Ricardo provides an inspiring interview to TaskQue about career, challenges and trends.
Despite the incredible advances taking place in the world, a growing number of organisations will disappear in the next decade. The reality is that markets now shift in the blink of an eye, yet the underlying factors that cause them to change are often years in the making.
According to the research, excellence in strategy implementation is way off balance in comparison to strategy design. The gap between them is growing exponentially. Moreover, the harsh truth is that strategy itself shows little value until it is successfully implemented. In a fast-moving business world, where a lot can happen in the blink of an eye, assessing and realigning quickly from strategy design to delivery is what it takes to succeed in the market.
Facebook live interview of Ricardo for The Economist during the Davos panel: The Business Case for Openness
When we think that we are wasting $1m every 20 seconds due to the flawed implementation of programmes and projects, it becomes clear that we need to do something to rectify this problem. The short answer is that our society cannot afford to waste this huge amount of resources every year. It is a massive destruction of value, not only in terms of loss of profit for the private sector, but it wastes resources from governments and the not-for-profit sector too.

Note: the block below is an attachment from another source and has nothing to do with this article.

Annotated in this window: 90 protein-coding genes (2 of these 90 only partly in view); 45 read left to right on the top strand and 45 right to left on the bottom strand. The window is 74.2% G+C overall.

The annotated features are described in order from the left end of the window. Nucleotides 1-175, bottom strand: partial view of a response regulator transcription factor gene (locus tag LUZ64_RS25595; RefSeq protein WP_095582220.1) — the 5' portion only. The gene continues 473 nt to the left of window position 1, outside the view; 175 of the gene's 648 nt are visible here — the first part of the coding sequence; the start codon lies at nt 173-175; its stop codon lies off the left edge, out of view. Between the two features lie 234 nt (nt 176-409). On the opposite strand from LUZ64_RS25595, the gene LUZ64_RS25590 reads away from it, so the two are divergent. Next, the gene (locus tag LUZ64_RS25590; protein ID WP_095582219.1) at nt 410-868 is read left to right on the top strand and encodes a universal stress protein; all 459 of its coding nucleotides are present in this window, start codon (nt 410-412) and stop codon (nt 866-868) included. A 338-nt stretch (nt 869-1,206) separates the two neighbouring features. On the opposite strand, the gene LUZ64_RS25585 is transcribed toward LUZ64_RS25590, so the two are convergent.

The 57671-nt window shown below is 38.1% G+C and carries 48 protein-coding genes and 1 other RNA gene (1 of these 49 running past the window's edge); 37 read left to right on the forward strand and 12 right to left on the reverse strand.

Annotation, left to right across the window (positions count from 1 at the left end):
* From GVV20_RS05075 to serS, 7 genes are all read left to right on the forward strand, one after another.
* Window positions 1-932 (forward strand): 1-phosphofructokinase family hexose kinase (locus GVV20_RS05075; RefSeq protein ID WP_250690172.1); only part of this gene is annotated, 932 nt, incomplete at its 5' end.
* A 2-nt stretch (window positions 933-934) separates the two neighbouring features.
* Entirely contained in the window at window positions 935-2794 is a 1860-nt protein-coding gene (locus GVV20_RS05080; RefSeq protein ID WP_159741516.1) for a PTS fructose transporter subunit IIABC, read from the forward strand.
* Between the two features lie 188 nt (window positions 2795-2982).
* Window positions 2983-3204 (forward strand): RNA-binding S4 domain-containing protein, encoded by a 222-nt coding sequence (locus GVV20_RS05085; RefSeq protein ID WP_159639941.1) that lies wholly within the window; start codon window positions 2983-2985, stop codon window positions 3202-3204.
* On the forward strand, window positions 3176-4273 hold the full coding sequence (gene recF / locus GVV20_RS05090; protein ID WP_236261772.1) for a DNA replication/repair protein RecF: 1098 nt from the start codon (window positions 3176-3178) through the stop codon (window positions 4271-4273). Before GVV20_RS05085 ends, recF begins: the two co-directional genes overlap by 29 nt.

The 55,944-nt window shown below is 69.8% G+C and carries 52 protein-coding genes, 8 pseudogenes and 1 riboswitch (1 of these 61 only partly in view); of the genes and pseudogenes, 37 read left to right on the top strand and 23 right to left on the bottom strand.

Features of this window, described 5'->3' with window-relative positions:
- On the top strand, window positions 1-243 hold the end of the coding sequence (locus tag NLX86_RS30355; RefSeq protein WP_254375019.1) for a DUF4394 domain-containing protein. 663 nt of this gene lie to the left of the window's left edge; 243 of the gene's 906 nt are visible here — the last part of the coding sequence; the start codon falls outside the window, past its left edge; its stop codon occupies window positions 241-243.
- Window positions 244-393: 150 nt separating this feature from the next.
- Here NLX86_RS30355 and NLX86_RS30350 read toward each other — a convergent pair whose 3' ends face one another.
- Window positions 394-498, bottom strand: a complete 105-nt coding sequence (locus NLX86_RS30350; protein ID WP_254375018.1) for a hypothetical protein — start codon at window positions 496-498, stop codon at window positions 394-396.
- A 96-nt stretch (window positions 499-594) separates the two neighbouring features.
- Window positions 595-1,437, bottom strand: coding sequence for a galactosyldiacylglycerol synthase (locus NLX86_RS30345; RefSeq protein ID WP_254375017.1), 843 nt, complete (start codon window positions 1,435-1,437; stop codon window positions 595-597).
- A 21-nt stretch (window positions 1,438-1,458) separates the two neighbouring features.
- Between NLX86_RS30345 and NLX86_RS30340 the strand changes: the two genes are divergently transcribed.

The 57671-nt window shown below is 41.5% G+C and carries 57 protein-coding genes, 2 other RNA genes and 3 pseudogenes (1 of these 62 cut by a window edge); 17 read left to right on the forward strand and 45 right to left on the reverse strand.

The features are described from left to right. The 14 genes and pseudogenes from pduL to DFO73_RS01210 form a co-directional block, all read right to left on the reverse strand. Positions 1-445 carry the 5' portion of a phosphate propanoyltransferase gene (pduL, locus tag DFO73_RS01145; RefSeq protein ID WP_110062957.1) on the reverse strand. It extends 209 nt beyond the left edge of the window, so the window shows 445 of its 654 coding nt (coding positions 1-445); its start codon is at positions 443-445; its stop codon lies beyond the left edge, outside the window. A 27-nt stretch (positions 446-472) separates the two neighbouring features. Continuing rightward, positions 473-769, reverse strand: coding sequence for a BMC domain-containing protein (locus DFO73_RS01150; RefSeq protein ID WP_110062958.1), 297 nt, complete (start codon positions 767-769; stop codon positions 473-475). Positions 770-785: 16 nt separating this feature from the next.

While company strategies can look amazing on paper, they only become useful once they have been fully implemented. Too many organisations are struggling to bridge the gap between design and delivery.
What on earth does entropy have to do with strategy implementation? The short answer is: everything. The leadership’s entire job boils down to a never-ending fight against entropy. But I’m getting ahead of myself.
Implementing successful strategies is key to running a healthy business whether it’s a small local company or large multinational cooperation. But what happens when a company’s strategy seems well thought out and strategic, but ends up not hitting the mark in terms of its specific goals? What went wrong, and how can things be fixed?
Organizations invest tremendous amounts of time and resources in their strategic planning processes, yet many struggle when it comes to the actual implementation. According to recent research by Kotter International, 70% of new, large-scale strategic initiatives fail. These echo the findings in the report just released by The Economist Intelligence Unit.
It’s that shadow that fascinates me. Throughout my career, I have seen how even the most brilliant strategies can come to nothing because the connection between the definition and the delivery of strategy is incomplete and ineffectual. Markets are in constant flux, digital technology is accelerating the pace of, well, everything, consumer behavior is morphing before our eyes, and political and economic conditions can and do change overnight. In this environment of rapid change and uncertainty, organizations can survive only by continuously updating and refining their strategies — and then translating them into results.